In her 1983 book ‘The Early Development of Gender Identity’, the British research psychologist Elisabeth Moberley laid the foundation for a deeper understanding of same-sex attractions. Her contribution of the concept of defensive detachment is the groundwork for effective psychotherapeutic help that followed from a causal model. In this article, we will look into the mechanisms of detachment, and identify the challenge to recognize it when you are doing it. Continue reading Exploring your full sexual potential, part 18/24: Overcoming defensive detachment
In this article, Joseph Nicolosi explains why gay activists cannot speak for ex-gays, or determine policy issues for all people who are self-identified as bisexual, questioning or non-gay homosexual. Activists are often seen as the right spokesperson by the general public and the media, but these gay-identified persons cannot share the other person’s innermost feelings. Therefore, they cannot act as representative for his personal and social interests on behalf of him. Continue reading Why Gays Cannot Speak for Ex-gays
In 2012 the Dutch minister of Health, Edith Schippers, ended the financing of psychotherapeutic counseling for persons seeking help for unwanted same-sex attractions. She had been been approached by a Dutch gay-lib organization. “Homosexuality is not a mental disorder, therefore it does not warrant treatment. It is totally normal”, Schippers declared in parliament. This stance, however, raises some serious questions. Does homosexuality really give just as few problems as heterosexuality does? Is it merely a coincidentally occurring phenomenon? Are there no inherent worries and profound concerns about the emotional, psychological, social and perhaps for some, even spiritual health of the individual? And is the term “mental disorder” the be-all-and-end-all of psychotherapeutic help? In this article, we investigate psychotherapy, and address the political implications of our findings. Continue reading The Gay Related Complex, part 1 of 2.
Individual researchers can be biased in the way they use language and define problems right from the start, the way they come to conclusions and the way they publish them. It is also possible that whole organizations of researchers by means of member selection share the same bias. In this article, we will look into the way social science is becoming ever more ‘politically correct’, the way that the American Psychological Association (APA) is heavily biased, and the way that APA statements and recommendations are affected and distorted by biased gay-lib activists who operate within this organization. Continue reading 2. Bias: researchers bias in radical gay-lib rhetoric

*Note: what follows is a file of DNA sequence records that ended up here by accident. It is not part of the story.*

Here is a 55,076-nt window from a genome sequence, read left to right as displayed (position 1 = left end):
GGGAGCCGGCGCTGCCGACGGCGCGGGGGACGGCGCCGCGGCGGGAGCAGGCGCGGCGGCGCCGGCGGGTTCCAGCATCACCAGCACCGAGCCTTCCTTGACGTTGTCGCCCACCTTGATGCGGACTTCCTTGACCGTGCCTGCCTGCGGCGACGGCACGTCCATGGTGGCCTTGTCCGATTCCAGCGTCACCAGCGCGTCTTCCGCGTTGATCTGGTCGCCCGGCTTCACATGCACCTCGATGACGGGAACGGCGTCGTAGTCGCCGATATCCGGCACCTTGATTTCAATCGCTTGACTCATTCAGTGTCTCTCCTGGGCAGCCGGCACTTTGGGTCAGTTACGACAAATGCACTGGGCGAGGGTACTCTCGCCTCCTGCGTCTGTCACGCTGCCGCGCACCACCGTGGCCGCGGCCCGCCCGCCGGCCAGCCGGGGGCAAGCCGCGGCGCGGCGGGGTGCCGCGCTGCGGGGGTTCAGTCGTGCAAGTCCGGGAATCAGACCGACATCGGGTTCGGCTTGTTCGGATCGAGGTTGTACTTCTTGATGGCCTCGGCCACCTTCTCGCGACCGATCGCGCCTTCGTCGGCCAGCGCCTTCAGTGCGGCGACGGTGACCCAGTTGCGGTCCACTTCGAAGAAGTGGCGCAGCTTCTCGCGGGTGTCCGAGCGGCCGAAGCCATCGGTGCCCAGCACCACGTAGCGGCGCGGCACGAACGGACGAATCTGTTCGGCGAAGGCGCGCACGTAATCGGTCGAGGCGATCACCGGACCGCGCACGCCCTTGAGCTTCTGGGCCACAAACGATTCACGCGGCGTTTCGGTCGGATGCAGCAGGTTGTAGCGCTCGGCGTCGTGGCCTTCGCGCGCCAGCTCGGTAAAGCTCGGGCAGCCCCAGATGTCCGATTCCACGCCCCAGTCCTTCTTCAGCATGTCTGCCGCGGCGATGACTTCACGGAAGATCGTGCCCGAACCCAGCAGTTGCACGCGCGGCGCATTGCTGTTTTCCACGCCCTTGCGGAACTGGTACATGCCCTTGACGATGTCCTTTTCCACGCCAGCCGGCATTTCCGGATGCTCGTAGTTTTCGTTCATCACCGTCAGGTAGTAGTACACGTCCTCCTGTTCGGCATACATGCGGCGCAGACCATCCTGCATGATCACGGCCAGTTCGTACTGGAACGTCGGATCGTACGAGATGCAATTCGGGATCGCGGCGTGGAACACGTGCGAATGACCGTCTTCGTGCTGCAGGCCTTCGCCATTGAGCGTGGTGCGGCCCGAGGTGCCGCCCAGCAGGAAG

On his website, Narth-defector Dr. Throckmorton posted gay activists who commented on Dr. Joseph Nicolosi’s death with the words: “Oh, get over it, Mary!” But there are also other people out there whose voices need to be heard, in spite of loud aggressive joy over Dr. Nicolosi’s death, a joy which is being ventilated all over gay affirmative media by heterophobic activists, trampling on his grave. Let us have a look at what people who actually knew Joe had to say about his death. Continue reading Tributes to the late Dr. Joseph Nicolosi
In the New Mexico legislative counsel in 2017, therapist David Pickup spoke up. The LGBT lobby in the USA, led by the extremely wealthy radical gay-feminist law firm NLCR from California, is trying to outlaw (SB121) all forms of professional counselling of youngsters who have questions about their homo-erotic desires. They only endorse counselling by homosexual activists who insist youngsters adopt the gay label from an early age as possible, preferably age 10. David confronted them with the facts. Continue reading David Pickup speaks up against bans on therapeutic counselling of Questioning Youths
In this article, we will investigate the switch-off moments that can occur on all sorts of occasions. We will show an array of 24 instances that some men sent me, and we shall demonstrate a way to create a new narrative. The goal is to learn to connect to other people instead of retreating into yourself as you have always done. Continue reading Exploring your full sexual potential, part 15/24: Switching on, practical aspects